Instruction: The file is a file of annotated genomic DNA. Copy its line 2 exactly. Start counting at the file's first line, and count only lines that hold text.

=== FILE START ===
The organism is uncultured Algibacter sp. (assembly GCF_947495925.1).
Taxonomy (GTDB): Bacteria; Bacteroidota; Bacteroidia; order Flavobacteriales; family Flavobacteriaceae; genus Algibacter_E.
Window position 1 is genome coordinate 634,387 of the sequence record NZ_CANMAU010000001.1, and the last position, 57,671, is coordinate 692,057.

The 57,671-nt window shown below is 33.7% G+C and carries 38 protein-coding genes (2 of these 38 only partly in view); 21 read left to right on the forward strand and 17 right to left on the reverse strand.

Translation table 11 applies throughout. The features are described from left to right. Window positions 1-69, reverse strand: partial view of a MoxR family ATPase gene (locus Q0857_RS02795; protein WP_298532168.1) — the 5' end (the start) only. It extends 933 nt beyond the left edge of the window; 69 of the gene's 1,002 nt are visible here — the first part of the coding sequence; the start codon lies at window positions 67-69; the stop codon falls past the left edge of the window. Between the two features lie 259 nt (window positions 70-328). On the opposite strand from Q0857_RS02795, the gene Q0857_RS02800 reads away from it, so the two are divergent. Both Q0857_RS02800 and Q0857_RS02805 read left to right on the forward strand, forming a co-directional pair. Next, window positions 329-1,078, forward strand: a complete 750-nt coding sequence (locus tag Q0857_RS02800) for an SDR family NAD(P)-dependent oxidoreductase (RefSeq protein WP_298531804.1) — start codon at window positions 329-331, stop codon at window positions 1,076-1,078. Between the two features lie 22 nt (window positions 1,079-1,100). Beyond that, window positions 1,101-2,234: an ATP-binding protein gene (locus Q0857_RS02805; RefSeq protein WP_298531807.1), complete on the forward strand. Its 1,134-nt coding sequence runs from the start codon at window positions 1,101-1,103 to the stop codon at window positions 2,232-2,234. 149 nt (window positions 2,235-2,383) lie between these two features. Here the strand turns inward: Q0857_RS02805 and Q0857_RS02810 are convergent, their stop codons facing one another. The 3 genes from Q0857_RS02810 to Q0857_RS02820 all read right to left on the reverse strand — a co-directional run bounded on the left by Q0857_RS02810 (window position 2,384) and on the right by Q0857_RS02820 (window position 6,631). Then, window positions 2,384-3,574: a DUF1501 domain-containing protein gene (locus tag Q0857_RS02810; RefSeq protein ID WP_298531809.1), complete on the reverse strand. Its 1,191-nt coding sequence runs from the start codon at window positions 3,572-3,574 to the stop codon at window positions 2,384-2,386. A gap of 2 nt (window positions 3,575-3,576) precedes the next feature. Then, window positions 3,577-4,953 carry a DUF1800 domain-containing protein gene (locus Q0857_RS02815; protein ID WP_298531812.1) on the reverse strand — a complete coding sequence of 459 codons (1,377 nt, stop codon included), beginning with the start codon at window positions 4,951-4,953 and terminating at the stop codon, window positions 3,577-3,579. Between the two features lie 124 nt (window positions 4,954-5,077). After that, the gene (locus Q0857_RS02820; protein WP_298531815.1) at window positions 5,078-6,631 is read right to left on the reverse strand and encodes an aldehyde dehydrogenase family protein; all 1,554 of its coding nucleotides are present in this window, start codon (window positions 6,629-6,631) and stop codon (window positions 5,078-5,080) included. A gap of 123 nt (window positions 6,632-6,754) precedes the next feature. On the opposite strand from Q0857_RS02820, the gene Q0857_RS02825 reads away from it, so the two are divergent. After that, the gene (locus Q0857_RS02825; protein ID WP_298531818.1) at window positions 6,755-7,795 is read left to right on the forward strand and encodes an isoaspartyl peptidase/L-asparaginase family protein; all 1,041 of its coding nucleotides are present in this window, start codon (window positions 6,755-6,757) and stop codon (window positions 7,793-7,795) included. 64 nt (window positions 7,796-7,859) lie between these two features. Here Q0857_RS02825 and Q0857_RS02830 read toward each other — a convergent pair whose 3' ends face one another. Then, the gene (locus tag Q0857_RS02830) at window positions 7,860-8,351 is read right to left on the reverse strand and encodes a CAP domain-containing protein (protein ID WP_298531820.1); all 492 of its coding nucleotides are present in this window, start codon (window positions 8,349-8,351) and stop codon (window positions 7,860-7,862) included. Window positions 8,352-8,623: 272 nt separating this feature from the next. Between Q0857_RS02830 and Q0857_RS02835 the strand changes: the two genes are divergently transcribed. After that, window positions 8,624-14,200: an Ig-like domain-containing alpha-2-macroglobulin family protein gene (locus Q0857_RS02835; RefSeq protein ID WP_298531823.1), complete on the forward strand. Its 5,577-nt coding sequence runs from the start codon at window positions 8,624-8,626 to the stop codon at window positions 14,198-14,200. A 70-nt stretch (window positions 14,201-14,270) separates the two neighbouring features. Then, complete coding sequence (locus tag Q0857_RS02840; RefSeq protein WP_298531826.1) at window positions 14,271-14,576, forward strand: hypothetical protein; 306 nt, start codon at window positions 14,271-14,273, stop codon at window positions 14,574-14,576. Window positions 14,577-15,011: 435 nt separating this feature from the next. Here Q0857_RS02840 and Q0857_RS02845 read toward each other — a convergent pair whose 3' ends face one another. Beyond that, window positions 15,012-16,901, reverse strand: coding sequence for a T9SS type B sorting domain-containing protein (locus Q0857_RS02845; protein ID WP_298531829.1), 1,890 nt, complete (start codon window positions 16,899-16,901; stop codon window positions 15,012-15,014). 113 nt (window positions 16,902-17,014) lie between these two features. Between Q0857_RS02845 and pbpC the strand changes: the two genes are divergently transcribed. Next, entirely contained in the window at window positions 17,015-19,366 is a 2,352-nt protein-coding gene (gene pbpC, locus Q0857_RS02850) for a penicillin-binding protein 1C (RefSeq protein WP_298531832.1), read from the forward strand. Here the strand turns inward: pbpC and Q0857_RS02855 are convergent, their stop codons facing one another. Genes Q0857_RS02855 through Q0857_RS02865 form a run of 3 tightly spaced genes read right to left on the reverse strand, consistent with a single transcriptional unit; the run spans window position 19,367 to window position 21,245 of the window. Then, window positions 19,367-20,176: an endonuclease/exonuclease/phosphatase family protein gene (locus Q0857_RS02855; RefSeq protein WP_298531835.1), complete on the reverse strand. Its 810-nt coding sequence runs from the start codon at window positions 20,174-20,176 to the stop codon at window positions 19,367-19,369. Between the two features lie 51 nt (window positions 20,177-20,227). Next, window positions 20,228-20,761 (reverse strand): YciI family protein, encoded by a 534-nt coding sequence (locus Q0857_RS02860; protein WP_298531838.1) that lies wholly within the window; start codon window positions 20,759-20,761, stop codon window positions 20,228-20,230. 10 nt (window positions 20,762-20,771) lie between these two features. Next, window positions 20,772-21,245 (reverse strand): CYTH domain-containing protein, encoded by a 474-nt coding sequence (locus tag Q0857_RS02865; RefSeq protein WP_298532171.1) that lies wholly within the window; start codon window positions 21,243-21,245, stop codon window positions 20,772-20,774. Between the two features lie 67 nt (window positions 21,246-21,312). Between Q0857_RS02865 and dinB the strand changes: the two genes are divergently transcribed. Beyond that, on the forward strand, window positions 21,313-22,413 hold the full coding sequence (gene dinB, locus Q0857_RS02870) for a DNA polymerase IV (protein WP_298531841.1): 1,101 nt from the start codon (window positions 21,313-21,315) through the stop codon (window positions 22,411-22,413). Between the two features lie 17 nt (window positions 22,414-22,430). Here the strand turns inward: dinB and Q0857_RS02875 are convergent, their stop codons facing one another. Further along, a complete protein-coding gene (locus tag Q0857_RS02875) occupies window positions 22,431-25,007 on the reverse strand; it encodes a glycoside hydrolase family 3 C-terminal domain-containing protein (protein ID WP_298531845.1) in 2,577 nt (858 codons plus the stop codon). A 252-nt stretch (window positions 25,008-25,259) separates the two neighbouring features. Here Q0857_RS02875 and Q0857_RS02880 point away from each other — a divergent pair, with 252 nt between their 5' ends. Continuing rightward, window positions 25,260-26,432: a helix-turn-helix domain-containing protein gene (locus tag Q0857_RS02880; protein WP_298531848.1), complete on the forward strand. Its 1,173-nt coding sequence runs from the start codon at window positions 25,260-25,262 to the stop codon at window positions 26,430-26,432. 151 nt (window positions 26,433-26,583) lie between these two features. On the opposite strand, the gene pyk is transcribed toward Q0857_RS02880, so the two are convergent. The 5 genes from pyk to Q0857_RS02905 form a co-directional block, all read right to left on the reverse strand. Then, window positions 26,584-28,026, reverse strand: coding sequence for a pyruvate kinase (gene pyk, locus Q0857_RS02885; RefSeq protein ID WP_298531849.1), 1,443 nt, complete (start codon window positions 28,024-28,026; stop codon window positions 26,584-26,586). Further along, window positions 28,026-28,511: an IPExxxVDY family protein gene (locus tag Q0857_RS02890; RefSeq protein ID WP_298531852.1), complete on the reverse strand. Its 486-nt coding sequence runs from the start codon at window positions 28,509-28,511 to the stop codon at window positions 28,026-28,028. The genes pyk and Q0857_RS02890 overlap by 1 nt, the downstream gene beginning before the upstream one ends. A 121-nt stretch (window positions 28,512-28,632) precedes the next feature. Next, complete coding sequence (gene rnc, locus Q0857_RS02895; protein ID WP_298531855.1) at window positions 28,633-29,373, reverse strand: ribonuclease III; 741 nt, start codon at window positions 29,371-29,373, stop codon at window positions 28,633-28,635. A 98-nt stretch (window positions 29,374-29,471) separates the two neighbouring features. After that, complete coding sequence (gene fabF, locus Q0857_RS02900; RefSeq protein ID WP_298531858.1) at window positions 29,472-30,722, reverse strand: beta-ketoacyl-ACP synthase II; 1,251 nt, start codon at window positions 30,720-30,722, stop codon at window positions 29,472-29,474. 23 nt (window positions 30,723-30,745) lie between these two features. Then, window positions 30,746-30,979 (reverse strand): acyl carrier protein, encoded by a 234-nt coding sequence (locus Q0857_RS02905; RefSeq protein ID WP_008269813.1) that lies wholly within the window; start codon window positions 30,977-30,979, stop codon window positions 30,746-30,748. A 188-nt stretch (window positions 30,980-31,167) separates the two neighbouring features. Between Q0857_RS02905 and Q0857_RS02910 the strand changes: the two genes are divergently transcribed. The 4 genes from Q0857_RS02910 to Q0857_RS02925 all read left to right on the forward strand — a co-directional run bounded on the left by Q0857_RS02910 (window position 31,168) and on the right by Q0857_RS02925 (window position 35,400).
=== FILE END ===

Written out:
Taxonomy (GTDB): Bacteria; Bacteroidota; Bacteroidia; order Flavobacteriales; family Flavobacteriaceae; genus Algibacter_E.